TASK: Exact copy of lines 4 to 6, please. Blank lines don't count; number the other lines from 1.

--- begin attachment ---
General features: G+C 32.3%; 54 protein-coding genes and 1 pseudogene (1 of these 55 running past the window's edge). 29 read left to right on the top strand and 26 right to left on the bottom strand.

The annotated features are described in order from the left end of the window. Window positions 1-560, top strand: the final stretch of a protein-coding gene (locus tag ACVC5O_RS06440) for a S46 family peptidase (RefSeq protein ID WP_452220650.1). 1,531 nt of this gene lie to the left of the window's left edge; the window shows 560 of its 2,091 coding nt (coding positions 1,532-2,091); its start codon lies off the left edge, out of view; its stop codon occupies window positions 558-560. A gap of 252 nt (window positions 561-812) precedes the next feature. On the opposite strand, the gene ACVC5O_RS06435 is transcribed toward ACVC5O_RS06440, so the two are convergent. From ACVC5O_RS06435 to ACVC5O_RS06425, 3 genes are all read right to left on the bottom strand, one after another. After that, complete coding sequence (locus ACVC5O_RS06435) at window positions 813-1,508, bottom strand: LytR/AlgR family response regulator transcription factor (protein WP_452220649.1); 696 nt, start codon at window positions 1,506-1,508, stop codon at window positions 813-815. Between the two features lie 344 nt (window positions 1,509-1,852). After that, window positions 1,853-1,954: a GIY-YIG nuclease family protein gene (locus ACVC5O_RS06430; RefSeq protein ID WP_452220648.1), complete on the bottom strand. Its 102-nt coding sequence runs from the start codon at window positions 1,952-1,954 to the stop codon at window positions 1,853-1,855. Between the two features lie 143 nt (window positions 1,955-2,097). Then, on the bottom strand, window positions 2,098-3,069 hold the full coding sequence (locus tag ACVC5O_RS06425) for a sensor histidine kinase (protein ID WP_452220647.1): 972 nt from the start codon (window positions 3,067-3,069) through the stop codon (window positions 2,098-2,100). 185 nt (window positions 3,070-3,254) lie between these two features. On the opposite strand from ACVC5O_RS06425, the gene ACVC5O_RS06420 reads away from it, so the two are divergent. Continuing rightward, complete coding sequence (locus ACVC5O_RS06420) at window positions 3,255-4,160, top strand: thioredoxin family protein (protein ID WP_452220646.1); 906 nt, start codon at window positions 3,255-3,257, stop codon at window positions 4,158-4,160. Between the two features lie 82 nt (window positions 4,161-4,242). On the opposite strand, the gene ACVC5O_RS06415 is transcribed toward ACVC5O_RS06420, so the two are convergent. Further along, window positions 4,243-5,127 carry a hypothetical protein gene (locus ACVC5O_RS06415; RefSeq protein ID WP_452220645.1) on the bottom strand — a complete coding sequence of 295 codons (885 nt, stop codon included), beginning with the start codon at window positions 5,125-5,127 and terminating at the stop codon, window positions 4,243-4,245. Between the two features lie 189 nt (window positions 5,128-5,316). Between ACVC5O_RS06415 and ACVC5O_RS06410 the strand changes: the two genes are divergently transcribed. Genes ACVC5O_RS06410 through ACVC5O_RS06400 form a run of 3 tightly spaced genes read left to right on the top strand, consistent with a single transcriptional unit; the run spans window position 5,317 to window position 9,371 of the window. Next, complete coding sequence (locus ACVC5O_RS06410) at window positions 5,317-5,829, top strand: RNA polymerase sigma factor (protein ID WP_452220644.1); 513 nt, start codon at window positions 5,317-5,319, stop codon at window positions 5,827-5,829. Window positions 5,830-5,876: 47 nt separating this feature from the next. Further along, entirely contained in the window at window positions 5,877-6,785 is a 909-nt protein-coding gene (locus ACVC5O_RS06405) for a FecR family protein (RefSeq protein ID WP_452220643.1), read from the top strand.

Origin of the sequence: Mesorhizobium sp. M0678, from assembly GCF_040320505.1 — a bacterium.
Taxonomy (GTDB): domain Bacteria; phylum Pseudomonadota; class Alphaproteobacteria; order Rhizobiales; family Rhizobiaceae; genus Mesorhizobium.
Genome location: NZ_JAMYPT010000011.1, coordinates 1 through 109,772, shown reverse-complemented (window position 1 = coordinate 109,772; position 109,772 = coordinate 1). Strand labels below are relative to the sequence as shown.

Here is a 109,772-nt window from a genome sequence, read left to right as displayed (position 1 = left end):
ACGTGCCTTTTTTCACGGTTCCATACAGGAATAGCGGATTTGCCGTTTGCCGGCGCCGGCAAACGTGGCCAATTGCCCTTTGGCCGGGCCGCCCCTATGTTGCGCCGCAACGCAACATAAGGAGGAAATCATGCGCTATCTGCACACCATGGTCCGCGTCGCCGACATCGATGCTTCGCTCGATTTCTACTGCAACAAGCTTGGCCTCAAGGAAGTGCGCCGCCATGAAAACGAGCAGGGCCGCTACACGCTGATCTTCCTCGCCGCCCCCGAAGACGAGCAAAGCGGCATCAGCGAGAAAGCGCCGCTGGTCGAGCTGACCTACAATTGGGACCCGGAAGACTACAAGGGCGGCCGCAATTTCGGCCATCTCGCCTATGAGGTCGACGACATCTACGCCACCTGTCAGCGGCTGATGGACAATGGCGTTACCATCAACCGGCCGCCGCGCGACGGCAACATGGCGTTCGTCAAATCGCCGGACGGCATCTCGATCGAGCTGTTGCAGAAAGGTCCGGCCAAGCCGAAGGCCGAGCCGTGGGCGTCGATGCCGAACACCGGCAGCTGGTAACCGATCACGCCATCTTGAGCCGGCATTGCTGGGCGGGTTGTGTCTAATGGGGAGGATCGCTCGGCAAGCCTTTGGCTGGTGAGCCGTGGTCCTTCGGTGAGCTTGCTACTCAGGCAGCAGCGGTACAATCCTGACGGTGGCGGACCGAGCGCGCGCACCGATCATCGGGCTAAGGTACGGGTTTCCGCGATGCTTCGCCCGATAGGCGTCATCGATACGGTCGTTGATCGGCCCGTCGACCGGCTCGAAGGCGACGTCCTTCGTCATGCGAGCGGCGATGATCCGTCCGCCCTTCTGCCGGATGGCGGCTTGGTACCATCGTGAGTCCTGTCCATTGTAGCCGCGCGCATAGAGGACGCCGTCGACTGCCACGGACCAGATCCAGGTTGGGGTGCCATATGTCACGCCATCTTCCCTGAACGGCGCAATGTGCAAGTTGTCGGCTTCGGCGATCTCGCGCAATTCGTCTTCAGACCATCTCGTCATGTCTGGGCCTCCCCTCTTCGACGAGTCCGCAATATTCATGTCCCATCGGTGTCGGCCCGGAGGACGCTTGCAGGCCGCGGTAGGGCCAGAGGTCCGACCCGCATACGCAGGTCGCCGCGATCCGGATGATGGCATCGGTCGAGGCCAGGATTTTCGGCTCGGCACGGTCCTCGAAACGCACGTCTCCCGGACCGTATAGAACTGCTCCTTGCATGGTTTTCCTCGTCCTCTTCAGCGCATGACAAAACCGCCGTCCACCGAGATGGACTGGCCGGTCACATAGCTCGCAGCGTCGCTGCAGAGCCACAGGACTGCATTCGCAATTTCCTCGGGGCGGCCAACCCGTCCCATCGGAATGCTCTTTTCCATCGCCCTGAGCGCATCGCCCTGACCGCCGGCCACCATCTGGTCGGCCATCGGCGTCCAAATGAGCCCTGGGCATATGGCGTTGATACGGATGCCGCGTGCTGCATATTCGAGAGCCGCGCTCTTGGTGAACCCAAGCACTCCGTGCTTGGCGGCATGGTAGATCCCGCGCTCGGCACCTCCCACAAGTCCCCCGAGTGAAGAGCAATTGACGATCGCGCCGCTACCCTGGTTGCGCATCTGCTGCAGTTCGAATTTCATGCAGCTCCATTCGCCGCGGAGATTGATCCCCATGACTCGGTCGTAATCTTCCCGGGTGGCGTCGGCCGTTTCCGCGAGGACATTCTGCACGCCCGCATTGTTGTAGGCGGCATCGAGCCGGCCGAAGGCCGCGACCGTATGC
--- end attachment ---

Taxonomy (GTDB): domain Bacteria; phylum Pseudomonadota; class Alphaproteobacteria; order Rhizobiales; family Rhizobiaceae; genus Mesorhizobium.
Genome location: NZ_JAMYPT010000011.1, coordinates 1 through 109,772, shown reverse-complemented (window position 1 = coordinate 109,772; position 109,772 = coordinate 1). Strand labels below are relative to the sequence as shown.

Here is a 109,772-nt window from a genome sequence, read left to right as displayed (position 1 = left end):